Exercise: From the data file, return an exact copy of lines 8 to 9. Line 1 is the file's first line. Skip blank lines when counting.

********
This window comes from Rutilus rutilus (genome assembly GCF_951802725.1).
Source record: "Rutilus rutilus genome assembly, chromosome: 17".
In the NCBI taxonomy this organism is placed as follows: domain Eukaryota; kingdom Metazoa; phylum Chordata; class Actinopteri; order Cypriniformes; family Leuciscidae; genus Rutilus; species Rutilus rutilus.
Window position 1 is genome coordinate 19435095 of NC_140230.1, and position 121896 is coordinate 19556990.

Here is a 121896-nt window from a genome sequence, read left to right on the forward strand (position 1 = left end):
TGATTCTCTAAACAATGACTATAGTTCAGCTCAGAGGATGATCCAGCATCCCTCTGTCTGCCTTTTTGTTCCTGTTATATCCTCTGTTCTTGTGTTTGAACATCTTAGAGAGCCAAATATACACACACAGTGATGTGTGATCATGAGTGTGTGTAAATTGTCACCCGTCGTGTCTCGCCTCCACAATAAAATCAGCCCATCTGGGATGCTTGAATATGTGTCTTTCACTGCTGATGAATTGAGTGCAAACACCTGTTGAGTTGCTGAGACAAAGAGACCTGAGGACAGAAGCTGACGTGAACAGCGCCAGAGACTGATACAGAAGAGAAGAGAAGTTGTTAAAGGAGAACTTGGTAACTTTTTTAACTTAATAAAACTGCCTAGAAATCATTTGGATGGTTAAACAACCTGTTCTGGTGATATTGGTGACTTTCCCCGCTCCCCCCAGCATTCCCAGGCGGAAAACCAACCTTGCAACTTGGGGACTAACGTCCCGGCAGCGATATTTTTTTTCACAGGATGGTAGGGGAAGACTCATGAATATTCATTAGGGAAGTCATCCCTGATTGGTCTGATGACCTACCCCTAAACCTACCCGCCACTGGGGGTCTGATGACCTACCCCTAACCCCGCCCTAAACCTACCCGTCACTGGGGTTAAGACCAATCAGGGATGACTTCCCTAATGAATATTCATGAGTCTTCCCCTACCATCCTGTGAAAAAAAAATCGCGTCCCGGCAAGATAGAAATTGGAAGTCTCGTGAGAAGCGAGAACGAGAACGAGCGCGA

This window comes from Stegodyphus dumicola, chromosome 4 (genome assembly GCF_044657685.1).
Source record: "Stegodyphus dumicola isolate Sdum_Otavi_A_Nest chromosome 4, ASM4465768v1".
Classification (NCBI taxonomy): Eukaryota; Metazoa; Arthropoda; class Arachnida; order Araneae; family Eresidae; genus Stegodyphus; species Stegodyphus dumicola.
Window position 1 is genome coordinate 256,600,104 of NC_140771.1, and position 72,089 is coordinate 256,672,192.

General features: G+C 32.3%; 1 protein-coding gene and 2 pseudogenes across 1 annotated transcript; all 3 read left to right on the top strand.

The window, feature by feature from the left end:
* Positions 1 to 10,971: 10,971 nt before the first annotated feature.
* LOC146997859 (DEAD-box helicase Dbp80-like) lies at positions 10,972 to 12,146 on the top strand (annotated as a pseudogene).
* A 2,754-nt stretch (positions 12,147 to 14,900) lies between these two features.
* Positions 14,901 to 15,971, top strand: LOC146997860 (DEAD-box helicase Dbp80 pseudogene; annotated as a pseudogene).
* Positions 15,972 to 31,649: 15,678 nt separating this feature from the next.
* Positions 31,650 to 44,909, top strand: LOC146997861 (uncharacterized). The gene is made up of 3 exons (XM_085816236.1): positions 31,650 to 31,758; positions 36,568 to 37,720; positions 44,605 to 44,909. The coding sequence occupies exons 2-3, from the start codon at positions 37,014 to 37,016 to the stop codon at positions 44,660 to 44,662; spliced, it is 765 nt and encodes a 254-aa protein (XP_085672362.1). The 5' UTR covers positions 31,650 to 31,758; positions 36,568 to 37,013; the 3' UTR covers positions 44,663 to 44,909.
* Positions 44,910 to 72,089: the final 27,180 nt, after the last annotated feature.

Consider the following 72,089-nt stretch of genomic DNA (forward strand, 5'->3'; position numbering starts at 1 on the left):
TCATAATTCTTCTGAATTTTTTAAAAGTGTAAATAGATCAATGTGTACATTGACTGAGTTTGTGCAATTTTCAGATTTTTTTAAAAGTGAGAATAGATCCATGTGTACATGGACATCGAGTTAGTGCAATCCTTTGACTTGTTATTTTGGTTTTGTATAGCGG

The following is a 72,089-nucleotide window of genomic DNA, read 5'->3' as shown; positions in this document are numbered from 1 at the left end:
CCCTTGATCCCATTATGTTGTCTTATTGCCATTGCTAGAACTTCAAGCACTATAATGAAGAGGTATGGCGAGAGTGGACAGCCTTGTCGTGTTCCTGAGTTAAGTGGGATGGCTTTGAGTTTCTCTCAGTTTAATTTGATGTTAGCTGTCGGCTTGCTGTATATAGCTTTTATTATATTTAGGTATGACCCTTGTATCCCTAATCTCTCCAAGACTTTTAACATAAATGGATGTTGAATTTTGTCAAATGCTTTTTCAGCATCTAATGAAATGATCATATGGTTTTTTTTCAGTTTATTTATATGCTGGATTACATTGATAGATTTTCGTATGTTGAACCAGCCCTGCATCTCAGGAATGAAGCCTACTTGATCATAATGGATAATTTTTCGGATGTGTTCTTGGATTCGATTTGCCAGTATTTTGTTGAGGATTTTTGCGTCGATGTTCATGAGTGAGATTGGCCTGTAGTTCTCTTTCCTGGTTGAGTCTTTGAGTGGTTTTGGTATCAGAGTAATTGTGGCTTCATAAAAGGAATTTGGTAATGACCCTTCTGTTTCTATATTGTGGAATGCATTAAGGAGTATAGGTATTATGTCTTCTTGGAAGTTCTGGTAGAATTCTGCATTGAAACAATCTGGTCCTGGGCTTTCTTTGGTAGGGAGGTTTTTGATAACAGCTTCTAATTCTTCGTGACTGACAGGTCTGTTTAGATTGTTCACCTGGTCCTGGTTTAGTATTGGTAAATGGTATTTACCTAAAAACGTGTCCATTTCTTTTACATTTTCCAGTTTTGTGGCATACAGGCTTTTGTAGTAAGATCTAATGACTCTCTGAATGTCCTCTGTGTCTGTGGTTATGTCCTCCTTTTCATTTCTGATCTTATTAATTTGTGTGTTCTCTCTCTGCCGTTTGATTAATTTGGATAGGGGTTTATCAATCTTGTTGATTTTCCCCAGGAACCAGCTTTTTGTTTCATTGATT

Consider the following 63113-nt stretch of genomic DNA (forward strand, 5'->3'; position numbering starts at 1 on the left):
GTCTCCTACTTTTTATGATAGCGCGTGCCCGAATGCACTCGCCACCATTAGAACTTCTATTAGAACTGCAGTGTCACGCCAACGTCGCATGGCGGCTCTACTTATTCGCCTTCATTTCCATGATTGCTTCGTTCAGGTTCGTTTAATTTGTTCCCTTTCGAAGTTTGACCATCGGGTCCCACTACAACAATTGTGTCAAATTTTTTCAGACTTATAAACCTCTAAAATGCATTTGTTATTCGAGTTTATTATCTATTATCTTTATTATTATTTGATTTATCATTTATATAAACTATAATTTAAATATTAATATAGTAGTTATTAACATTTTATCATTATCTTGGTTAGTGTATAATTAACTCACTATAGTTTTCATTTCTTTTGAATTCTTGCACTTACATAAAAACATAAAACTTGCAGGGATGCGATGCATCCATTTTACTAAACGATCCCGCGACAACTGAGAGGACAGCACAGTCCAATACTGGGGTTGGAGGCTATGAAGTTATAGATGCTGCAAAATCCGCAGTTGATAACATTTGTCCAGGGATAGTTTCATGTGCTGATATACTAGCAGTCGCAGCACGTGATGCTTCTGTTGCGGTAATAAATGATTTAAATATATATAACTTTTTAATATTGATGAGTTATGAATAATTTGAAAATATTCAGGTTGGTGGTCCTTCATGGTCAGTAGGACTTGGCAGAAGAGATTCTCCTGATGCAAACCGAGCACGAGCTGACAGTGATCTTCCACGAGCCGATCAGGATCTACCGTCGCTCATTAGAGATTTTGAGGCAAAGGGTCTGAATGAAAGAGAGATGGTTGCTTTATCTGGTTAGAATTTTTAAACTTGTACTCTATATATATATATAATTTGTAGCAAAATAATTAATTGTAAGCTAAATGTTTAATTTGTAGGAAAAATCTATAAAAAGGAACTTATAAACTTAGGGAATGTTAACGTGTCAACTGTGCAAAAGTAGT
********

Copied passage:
Source record: "Stegodyphus dumicola isolate Sdum_Otavi_A_Nest chromosome 4, ASM4465768v1".
Classification (NCBI taxonomy): Eukaryota; Metazoa; Arthropoda; class Arachnida; order Araneae; family Eresidae; genus Stegodyphus; species Stegodyphus dumicola.